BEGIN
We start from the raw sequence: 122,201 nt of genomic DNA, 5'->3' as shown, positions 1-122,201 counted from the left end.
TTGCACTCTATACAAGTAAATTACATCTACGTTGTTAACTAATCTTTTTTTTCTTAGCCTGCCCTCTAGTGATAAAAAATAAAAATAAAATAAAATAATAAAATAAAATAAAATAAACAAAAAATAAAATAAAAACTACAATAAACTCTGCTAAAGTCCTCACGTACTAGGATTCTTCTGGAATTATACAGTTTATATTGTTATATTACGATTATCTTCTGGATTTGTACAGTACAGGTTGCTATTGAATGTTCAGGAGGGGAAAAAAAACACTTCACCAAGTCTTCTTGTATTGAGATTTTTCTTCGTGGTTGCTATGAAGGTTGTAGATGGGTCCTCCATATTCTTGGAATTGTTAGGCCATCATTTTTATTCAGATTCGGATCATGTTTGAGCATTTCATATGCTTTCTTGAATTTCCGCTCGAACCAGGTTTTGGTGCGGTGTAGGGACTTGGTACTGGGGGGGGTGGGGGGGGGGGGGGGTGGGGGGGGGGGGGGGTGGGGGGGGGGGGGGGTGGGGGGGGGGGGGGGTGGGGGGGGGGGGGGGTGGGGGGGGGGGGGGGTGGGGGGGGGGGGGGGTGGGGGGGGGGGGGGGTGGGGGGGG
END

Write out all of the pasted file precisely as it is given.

We start from the raw sequence: 122,201 nt of genomic DNA, 5'->3' as shown, positions 1-122,201 counted from the left end.
TTGCACTCTATACAAGTAAATTACATCTACGTTGTTAACTAATCTTTTTTTTCTTAGCCTGCCCTCTAGTGATAAAAAATAAAAATAAAATAAAATAATAAAATAAAATAAAATAAACAAAAAATAAAATAAAAACTACAATAAACTCTGCTAAAGTCCTCACGTACTAGGATTCTTCTGGAATTATACAGTTTATATTGTTATATTACGATTATCTTCTGGATTTGTACAGTACAGGTTGCTATTGAATGTTCAGGAGGGGAAAAAAAACACTTCACCAAGTCTTCTTGTATTGAGATTTTTCTTCGTGGTTGCTATGAAGGTTGTAGATGGGTCCTCCATATTCTTGGAATTGTTAGGCCATCATTTTTATTCAGATTCGGATCATGTTTGAGCATTTCATATGCTTTCTTGAATTTCCGCTCGAACCAGGTTTTGGTGCGGTGTAGGGACTTGGTACTGGGGGGGGTGGGGGGGGGGGGGGGTGGGGGGGGGGGGGGGTGGGGGGGGGGGGGGGTGGGGGGGGGGGGGGGTGGGGGGGGGGGGGGGTGGGGGGGGGGGGGGGTGGGGGGGGGGGGGGGTGGGGGGGGGGGGGGGTGGGGGGGG